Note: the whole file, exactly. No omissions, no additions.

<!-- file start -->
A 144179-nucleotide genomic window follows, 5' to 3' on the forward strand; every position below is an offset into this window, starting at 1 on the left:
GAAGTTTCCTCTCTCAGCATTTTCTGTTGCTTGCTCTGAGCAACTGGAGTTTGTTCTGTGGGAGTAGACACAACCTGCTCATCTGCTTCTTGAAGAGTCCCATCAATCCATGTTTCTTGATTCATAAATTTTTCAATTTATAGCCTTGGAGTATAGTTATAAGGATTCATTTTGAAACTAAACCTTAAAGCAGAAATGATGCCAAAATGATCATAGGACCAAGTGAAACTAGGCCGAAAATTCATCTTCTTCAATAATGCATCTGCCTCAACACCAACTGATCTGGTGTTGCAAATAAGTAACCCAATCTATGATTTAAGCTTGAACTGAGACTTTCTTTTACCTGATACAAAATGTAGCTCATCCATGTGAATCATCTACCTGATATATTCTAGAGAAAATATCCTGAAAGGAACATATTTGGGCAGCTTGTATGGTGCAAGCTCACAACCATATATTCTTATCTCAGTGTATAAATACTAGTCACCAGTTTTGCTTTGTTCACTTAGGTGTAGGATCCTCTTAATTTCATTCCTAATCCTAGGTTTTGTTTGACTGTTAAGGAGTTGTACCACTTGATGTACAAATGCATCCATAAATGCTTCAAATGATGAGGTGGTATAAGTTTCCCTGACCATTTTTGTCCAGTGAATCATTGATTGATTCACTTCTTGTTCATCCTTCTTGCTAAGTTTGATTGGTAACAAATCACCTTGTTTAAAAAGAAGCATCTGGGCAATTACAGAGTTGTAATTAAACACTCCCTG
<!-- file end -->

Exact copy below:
A 144179-nucleotide genomic window follows, 5' to 3' on the forward strand; every position below is an offset into this window, starting at 1 on the left:
GAAGTTTCCTCTCTCAGCATTTTCTGTTGCTTGCTCTGAGCAACTGGAGTTTGTTCTGTGGGAGTAGACACAACCTGCTCATCTGCTTCTTGAAGAGTCCCATCAATCCATGTTTCTTGATTCATAAATTTTTCAATTTATAGCCTTGGAGTATAGTTATAAGGATTCATTTTGAAACTAAACCTTAAAGCAGAAATGATGCCAAAATGATCATAGGACCAAGTGAAACTAGGCCGAAAATTCATCTTCTTCAATAATGCATCTGCCTCAACACCAACTGATCTGGTGTTGCAAATAAGTAACCCAATCTATGATTTAAGCTTGAACTGAGACTTTCTTTTACCTGATACAAAATGTAGCTCATCCATGTGAATCATCTACCTGATATATTCTAGAGAAAATATCCTGAAAGGAACATATTTGGGCAGCTTGTATGGTGCAAGCTCACAACCATATATTCTTATCTCAGTGTATAAATACTAGTCACCAGTTTTGCTTTGTTCACTTAGGTGTAGGATCCTCTTAATTTCATTCCTAATCCTAGGTTTTGTTTGACTGTTAAGGAGTTGTACCACTTGATGTACAAATGCATCCATAAATGCTTCAAATGATGAGGTGGTATAAGTTTCCCTGACCATTTTTGTCCAGTGAATCATTGATTGATTCACTTCTTGTTCATCCTTCTTGCTAAGTTTGATTGGTAACAAATCACCTTGTTTAAAAAGAAGCATCTGGGCAATTACAGAGTTGTAATTAAACACTCCCTG